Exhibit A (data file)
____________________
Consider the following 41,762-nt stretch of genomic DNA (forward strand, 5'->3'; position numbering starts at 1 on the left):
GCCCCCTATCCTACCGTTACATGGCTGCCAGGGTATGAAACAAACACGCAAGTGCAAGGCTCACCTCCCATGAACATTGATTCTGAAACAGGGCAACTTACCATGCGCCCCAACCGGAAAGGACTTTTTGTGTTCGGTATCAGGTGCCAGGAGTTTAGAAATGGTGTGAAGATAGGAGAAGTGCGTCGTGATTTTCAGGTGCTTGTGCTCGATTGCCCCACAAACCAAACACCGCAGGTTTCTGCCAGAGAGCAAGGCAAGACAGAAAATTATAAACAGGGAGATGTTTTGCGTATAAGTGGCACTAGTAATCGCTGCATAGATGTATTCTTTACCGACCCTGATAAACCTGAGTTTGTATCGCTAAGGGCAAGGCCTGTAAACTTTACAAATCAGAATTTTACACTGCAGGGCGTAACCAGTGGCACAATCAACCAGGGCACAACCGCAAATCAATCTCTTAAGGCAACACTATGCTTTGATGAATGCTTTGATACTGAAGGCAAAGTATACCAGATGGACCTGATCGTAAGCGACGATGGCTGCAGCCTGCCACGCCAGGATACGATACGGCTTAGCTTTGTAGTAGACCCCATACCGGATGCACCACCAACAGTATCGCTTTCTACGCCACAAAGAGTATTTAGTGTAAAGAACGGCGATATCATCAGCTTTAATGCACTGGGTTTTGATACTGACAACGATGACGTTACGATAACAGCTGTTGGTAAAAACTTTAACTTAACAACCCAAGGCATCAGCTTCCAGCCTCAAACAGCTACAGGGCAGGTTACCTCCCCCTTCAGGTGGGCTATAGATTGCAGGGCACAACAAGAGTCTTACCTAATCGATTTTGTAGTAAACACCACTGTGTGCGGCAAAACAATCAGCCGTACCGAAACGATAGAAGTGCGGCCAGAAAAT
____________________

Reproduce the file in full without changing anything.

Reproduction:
Consider the following 41,762-nt stretch of genomic DNA (forward strand, 5'->3'; position numbering starts at 1 on the left):
GCCCCCTATCCTACCGTTACATGGCTGCCAGGGTATGAAACAAACACGCAAGTGCAAGGCTCACCTCCCATGAACATTGATTCTGAAACAGGGCAACTTACCATGCGCCCCAACCGGAAAGGACTTTTTGTGTTCGGTATCAGGTGCCAGGAGTTTAGAAATGGTGTGAAGATAGGAGAAGTGCGTCGTGATTTTCAGGTGCTTGTGCTCGATTGCCCCACAAACCAAACACCGCAGGTTTCTGCCAGAGAGCAAGGCAAGACAGAAAATTATAAACAGGGAGATGTTTTGCGTATAAGTGGCACTAGTAATCGCTGCATAGATGTATTCTTTACCGACCCTGATAAACCTGAGTTTGTATCGCTAAGGGCAAGGCCTGTAAACTTTACAAATCAGAATTTTACACTGCAGGGCGTAACCAGTGGCACAATCAACCAGGGCACAACCGCAAATCAATCTCTTAAGGCAACACTATGCTTTGATGAATGCTTTGATACTGAAGGCAAAGTATACCAGATGGACCTGATCGTAAGCGACGATGGCTGCAGCCTGCCACGCCAGGATACGATACGGCTTAGCTTTGTAGTAGACCCCATACCGGATGCACCACCAACAGTATCGCTTTCTACGCCACAAAGAGTATTTAGTGTAAAGAACGGCGATATCATCAGCTTTAATGCACTGGGTTTTGATACTGACAACGATGACGTTACGATAACAGCTGTTGGTAAAAACTTTAACTTAACAACCCAAGGCATCAGCTTCCAGCCTCAAACAGCTACAGGGCAGGTTACCTCCCCCTTCAGGTGGGCTATAGATTGCAGGGCACAACAAGAGTCTTACCTAATCGATTTTGTAGTAAACACCACTGTGTGCGGCAAAACAATCAGCCGTACCGAAACGATAGAAGTGCGGCCAGAAAAT